Column Profile Results in Informatica Developer, 136

Rules in Informatica Developer, 141

Scorecards in Informatica Developer, 143

Mapplet and Mapping Profiling, 145

Data Domain Discovery in Informatica Developer, 147

Enterprise Discovery in Informatica Developer, 158

Enterprise Discovery Results, 171

Business Glossary Desktop in Informatica Developer, 182

119

CHAPTER 17

Informatica Developer Profiles


This chapter includes the following topics:

Informatica Developer Profiles Overview, 120

Informatica Developer Profile Views, 121

Repository Object Locks and Team-based Development with Versioned Objects, 122

Informatica Developer Profiles Overview


Create and run profiles in Informatica Developer to discover data quality issues in a data set and understand
the column relationships in a data set.
You can create profiles for the following types of data analysis:

Column profiling

Column profiling on JSON or XML data sources

Primary key discovery

Functional dependency discovery

Foreign key discovery

Join analysis

Overlap discovery

Data domain discovery

Enterprise discovery

You create profiles in the Developer tool through a wizard. The profile creation wizard gives you Profile,
Multiple Profiles, and Enterprise Discovery Profile options to create profiles.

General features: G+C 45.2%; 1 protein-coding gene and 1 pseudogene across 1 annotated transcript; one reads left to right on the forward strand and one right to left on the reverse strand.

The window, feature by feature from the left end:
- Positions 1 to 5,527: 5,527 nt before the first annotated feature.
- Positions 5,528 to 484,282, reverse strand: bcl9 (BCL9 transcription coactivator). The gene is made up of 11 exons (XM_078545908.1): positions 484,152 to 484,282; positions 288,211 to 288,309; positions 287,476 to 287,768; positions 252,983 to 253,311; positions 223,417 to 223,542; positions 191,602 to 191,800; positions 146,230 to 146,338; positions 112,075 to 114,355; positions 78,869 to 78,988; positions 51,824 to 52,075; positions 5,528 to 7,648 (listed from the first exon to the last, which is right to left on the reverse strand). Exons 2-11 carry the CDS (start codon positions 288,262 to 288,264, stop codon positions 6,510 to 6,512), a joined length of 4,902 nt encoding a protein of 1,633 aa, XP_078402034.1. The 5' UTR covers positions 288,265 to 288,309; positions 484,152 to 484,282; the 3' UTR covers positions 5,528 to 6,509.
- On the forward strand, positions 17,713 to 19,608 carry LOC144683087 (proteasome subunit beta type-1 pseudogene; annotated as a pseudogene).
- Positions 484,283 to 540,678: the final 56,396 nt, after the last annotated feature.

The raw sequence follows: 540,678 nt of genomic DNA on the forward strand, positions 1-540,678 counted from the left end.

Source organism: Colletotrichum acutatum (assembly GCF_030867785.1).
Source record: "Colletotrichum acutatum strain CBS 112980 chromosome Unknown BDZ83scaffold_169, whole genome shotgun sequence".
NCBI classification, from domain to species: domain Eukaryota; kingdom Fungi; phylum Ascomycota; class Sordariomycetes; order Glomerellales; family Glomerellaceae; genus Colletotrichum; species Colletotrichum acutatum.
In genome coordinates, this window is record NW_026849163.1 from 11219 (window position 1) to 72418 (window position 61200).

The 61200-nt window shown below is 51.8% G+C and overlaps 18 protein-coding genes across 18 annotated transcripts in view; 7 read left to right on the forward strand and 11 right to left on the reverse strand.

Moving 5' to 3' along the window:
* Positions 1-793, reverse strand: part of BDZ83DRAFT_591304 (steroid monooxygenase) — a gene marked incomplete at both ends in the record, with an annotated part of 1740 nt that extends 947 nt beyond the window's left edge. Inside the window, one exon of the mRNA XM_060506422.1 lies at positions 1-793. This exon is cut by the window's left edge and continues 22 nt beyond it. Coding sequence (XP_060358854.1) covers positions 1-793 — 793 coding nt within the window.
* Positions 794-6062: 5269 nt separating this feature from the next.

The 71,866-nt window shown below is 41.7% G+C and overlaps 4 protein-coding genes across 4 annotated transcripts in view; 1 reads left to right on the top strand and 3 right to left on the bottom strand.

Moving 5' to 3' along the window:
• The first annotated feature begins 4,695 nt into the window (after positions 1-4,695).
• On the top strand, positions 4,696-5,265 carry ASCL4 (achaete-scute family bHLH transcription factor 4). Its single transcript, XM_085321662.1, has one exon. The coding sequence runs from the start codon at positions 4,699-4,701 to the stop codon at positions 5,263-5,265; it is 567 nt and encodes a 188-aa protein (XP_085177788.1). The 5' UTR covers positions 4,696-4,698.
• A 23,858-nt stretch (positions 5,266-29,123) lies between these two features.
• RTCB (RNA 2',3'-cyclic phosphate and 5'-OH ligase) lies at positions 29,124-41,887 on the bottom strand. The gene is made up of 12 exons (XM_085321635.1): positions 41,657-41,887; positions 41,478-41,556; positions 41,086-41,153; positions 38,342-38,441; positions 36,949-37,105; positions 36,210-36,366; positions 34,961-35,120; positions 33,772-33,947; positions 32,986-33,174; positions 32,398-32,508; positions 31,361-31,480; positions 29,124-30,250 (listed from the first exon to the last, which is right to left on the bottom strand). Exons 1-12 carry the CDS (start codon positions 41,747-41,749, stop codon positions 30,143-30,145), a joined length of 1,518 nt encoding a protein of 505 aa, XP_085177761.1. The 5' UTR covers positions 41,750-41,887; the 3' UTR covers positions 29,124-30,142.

Profile
Create a profile for a single data object. For a single profile, you define filters, rules, and drill-down options
for column profiling. You can also choose advanced options to create a column profile, primary key profile,
functional dependency profile, and for data domain discovery. The results display column profile, primary key
inference, functional dependency, and data domain inference. You can create a column profile for a flat file
data object, relational data object, JSON data object, XML data object, or multiple JSON or XML data
objects.

Multiple Profiles
Create a set of profiles for multiple objects. The Developer tool creates a profile for each object and runs the
profiles concurrently. When you create multiple profiles at one time, you cannot analyze data across objects.

120

Enterprise Discovery Profile


Build a data model from multiple data objects and create a profile that analyzes data across the objects.
Create an enterprise discovery profile and add physical data objects to it that you want to profile together.
You can create a data object profile, foreign key profile, and join profile. For each data object in the